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date: 18 August 2019

Wagner, (Wilhelm) Richard locked

(b Leipzig, May 22, 1813; d Venice, Feb 13, 1883).
  • Simon Banks

Extract

(b Leipzig, May 22, 1813; d Venice, Feb 13, 1883).

German composer and writer. Though his writings are not primarily concerned with the visual arts, they contain interesting general aesthetic theories. In his crucial essay Das Kunstwerk der Zukunft (1849) Wagner made the first use of the term Gesamtkunstwerk . In this work he called for a unification of all the arts in a manner that had not been experienced since the days of ancient Greece, and his main preoccupation was with the interrelationship of words and music. For Wagner art was a natural, necessary product of uncorrupted man and as much a product of the unconscious as the conscious mind. He divided art into two broad categories: the human arts, which derive directly from man, and, on the other hand, those arts that are created by man from the materials of nature. With regard to the former, which are generated by bodily motion and rhythm, he spoke of the ‘three purely human arts’ of music, poetry and dance. The latter category contains the arts of architecture, sculpture and painting, to all of which he ascribed a merely secondary role. Their proper task is to be found in support of drama. Thus architecture was to provide the necessary stage-set for the artwork of the future, sculpture should be employed in the service of architecture, and landscape painting should be used to create a natural backdrop in stage scenery. Under the influence of Schopenhauer’s philosophy, Wagner later modified his theories, and in ...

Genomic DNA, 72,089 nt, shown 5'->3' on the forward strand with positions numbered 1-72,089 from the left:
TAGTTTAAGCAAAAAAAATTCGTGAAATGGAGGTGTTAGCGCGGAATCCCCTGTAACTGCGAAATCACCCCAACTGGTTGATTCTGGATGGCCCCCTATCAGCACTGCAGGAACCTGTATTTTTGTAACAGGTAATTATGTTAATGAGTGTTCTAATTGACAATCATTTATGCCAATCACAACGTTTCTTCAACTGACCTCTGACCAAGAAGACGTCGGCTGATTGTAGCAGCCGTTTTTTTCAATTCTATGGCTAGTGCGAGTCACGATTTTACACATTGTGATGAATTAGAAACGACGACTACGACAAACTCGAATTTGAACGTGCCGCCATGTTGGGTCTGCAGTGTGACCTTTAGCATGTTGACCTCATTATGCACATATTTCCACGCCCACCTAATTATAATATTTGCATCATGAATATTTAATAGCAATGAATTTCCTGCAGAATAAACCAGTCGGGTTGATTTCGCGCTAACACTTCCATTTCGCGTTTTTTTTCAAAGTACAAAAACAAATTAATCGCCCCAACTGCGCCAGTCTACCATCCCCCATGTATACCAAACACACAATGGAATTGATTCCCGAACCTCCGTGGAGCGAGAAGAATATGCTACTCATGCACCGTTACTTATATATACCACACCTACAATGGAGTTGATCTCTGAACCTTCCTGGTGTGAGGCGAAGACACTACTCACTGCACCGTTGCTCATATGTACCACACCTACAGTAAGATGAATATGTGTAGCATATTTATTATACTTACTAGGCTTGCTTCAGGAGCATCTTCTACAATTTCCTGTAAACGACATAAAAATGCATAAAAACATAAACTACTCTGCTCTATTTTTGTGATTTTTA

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S. Sadie, ed.: The New Grove Dictionary of Music and Musicians, 20 vols (London, rev. 6/1980)